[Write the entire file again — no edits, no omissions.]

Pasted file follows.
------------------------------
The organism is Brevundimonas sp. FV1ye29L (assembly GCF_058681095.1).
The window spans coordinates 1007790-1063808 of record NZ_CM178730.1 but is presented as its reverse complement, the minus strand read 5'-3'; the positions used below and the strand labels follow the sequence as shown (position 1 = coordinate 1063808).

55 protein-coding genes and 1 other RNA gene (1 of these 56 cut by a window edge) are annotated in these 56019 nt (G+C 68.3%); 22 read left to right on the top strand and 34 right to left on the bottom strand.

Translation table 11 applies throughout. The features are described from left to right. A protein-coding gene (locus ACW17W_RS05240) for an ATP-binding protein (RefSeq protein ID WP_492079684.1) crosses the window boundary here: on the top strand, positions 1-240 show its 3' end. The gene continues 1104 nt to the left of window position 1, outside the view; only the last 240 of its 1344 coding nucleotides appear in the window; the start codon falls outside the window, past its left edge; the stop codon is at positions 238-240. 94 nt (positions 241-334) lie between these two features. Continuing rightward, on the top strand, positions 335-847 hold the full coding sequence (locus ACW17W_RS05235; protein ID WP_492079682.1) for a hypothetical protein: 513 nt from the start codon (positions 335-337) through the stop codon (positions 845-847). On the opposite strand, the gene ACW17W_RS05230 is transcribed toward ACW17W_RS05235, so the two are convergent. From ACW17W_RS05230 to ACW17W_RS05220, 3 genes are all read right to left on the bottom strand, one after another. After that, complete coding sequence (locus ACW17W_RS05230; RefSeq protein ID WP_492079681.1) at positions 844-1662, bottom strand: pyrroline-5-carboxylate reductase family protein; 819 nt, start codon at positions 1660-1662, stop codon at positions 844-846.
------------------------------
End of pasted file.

The organism is Brevundimonas sp. FV1ye29L (assembly GCF_058681095.1).
The window spans coordinates 1007790-1063808 of record NZ_CM178730.1 but is presented as its reverse complement, the minus strand read 5'-3'; the positions used below and the strand labels follow the sequence as shown (position 1 = coordinate 1063808).

55 protein-coding genes and 1 other RNA gene (1 of these 56 cut by a window edge) are annotated in these 56019 nt (G+C 68.3%); 22 read left to right on the top strand and 34 right to left on the bottom strand.

Translation table 11 applies throughout. The features are described from left to right. A protein-coding gene (locus ACW17W_RS05240) for an ATP-binding protein (RefSeq protein ID WP_492079684.1) crosses the window boundary here: on the top strand, positions 1-240 show its 3' end. The gene continues 1104 nt to the left of window position 1, outside the view; only the last 240 of its 1344 coding nucleotides appear in the window; the start codon falls outside the window, past its left edge; the stop codon is at positions 238-240. 94 nt (positions 241-334) lie between these two features. Continuing rightward, on the top strand, positions 335-847 hold the full coding sequence (locus ACW17W_RS05235; protein ID WP_492079682.1) for a hypothetical protein: 513 nt from the start codon (positions 335-337) through the stop codon (positions 845-847). On the opposite strand, the gene ACW17W_RS05230 is transcribed toward ACW17W_RS05235, so the two are convergent. From ACW17W_RS05230 to ACW17W_RS05220, 3 genes are all read right to left on the bottom strand, one after another. After that, complete coding sequence (locus ACW17W_RS05230; RefSeq protein ID WP_492079681.1) at positions 844-1662, bottom strand: pyrroline-5-carboxylate reductase family protein; 819 nt, start codon at positions 1660-1662, stop codon at positions 844-846.